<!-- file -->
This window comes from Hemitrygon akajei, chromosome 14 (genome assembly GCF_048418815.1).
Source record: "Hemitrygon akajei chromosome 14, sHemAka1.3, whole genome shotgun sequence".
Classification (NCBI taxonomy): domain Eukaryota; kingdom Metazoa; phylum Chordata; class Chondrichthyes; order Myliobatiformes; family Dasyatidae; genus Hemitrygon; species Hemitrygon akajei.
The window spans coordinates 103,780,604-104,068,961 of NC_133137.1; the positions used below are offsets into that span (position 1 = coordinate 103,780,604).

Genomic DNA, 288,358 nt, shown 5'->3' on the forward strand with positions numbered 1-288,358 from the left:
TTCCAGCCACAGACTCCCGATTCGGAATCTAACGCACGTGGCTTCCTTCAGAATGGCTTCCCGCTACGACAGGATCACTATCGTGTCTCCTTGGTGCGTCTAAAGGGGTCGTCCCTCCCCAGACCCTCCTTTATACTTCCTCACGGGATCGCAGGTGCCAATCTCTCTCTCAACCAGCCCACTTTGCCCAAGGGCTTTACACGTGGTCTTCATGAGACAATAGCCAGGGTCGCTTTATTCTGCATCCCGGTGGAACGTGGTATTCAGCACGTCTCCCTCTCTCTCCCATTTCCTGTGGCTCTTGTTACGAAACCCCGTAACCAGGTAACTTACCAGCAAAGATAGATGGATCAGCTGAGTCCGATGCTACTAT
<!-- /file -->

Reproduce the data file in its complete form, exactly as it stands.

This window comes from Hemitrygon akajei, chromosome 14 (genome assembly GCF_048418815.1).
Source record: "Hemitrygon akajei chromosome 14, sHemAka1.3, whole genome shotgun sequence".
Classification (NCBI taxonomy): domain Eukaryota; kingdom Metazoa; phylum Chordata; class Chondrichthyes; order Myliobatiformes; family Dasyatidae; genus Hemitrygon; species Hemitrygon akajei.
The window spans coordinates 103,780,604-104,068,961 of NC_133137.1; the positions used below are offsets into that span (position 1 = coordinate 103,780,604).

Genomic DNA, 288,358 nt, shown 5'->3' on the forward strand with positions numbered 1-288,358 from the left:
TTCCAGCCACAGACTCCCGATTCGGAATCTAACGCACGTGGCTTCCTTCAGAATGGCTTCCCGCTACGACAGGATCACTATCGTGTCTCCTTGGTGCGTCTAAAGGGGTCGTCCCTCCCCAGACCCTCCTTTATACTTCCTCACGGGATCGCAGGTGCCAATCTCTCTCTCAACCAGCCCACTTTGCCCAAGGGCTTTACACGTGGTCTTCATGAGACAATAGCCAGGGTCGCTTTATTCTGCATCCCGGTGGAACGTGGTATTCAGCACGTCTCCCTCTCTCTCCCATTTCCTGTGGCTCTTGTTACGAAACCCCGTAACCAGGTAACTTACCAGCAAAGATAGATGGATCAGCTGAGTCCGATGCTACTAT